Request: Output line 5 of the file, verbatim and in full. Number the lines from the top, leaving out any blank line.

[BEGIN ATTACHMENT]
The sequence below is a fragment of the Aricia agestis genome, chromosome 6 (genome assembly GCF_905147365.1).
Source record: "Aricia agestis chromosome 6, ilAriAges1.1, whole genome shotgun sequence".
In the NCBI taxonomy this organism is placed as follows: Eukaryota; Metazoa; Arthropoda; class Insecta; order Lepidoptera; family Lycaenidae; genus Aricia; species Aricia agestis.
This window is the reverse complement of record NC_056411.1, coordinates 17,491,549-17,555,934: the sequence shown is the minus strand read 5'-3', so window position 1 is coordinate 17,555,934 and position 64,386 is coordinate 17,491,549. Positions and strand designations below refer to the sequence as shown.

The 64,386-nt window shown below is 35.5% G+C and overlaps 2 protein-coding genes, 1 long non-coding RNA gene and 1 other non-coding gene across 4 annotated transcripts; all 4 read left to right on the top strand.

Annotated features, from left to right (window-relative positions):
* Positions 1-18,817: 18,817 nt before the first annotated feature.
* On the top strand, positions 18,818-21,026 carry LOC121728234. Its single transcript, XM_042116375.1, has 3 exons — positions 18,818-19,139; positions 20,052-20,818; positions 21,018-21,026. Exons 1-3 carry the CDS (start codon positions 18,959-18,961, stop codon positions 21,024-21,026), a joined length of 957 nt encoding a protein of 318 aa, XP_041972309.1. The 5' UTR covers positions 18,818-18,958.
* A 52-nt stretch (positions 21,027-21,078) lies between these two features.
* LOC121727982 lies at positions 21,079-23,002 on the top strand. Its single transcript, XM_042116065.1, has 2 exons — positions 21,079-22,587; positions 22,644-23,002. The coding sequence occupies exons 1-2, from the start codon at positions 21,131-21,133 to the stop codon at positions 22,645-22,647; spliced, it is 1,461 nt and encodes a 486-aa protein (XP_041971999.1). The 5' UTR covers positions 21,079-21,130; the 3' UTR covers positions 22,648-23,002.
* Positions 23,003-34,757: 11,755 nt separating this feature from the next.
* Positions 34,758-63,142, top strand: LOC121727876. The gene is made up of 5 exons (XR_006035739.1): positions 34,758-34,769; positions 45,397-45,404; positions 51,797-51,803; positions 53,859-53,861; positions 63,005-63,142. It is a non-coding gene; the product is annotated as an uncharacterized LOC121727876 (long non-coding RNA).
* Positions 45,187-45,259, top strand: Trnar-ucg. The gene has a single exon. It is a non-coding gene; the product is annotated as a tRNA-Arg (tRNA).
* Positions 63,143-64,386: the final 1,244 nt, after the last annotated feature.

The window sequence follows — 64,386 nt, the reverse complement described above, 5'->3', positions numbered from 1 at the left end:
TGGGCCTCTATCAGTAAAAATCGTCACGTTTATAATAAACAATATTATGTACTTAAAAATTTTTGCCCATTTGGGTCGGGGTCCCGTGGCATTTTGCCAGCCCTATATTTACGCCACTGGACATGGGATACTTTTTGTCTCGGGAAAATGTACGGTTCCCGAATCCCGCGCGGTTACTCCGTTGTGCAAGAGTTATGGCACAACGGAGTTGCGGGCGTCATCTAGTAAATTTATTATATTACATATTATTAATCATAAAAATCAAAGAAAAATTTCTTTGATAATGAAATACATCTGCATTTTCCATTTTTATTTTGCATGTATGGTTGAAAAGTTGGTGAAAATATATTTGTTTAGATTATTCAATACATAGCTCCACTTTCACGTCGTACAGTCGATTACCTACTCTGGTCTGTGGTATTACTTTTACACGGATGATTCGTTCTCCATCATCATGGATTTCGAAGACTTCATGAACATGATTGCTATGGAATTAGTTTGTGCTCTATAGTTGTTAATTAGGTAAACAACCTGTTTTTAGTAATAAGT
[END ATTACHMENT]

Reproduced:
The 64,386-nt window shown below is 35.5% G+C and overlaps 2 protein-coding genes, 1 long non-coding RNA gene and 1 other non-coding gene across 4 annotated transcripts; all 4 read left to right on the top strand.